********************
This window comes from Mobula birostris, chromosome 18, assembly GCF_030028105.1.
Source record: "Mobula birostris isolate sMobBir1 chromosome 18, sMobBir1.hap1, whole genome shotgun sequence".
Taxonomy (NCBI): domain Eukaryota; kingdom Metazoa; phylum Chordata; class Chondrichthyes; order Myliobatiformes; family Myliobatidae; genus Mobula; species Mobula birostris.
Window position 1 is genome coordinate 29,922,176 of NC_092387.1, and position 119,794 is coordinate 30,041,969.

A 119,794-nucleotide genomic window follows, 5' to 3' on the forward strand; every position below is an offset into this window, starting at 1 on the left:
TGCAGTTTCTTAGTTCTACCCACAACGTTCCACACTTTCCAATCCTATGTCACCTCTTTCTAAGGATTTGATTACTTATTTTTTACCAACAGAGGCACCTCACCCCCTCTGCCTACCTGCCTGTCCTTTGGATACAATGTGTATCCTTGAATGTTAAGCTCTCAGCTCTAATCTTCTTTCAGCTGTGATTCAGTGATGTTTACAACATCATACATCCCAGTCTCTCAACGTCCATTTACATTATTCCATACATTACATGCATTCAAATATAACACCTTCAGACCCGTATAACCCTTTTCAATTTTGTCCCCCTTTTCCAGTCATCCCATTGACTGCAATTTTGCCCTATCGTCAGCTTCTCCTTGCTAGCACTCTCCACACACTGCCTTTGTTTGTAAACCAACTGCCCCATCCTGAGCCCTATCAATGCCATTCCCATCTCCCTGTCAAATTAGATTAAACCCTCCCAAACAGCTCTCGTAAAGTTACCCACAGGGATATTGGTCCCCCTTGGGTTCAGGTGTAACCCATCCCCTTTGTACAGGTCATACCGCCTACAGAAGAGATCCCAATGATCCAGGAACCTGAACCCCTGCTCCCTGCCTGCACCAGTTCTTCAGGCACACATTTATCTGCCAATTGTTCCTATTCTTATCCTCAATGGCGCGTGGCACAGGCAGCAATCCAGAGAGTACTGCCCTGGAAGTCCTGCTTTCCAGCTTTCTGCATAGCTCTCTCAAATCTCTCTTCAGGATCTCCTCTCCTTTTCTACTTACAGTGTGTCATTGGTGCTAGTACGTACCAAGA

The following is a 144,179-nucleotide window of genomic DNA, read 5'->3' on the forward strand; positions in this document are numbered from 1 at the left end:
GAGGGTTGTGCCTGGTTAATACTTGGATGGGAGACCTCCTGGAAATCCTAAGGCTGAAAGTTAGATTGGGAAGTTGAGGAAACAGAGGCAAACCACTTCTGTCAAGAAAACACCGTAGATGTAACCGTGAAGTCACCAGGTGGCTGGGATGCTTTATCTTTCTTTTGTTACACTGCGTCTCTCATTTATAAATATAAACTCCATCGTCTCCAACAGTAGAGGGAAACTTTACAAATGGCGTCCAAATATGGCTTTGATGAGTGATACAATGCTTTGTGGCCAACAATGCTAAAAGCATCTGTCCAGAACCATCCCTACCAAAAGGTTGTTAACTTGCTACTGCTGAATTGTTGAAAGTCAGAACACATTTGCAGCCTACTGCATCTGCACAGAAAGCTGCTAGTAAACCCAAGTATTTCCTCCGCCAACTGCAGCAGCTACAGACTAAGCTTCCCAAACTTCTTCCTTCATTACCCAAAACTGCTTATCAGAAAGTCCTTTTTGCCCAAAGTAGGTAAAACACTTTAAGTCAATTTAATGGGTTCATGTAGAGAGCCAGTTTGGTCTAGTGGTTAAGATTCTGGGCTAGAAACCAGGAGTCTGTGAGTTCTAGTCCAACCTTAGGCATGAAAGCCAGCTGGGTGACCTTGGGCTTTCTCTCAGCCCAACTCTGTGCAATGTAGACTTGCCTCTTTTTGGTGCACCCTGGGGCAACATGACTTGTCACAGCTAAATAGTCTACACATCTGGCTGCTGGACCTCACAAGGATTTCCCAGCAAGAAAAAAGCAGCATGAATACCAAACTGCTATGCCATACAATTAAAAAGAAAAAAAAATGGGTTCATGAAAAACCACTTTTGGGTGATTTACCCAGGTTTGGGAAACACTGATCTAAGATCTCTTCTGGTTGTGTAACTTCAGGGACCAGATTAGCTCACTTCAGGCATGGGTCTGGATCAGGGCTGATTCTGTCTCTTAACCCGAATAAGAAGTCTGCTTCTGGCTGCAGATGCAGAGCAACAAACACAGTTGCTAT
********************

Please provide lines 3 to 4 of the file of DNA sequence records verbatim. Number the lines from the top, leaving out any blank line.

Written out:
Taxonomy (NCBI): domain Eukaryota; kingdom Metazoa; phylum Chordata; class Chondrichthyes; order Myliobatiformes; family Myliobatidae; genus Mobula; species Mobula birostris.
Window position 1 is genome coordinate 29,922,176 of NC_092387.1, and position 119,794 is coordinate 30,041,969.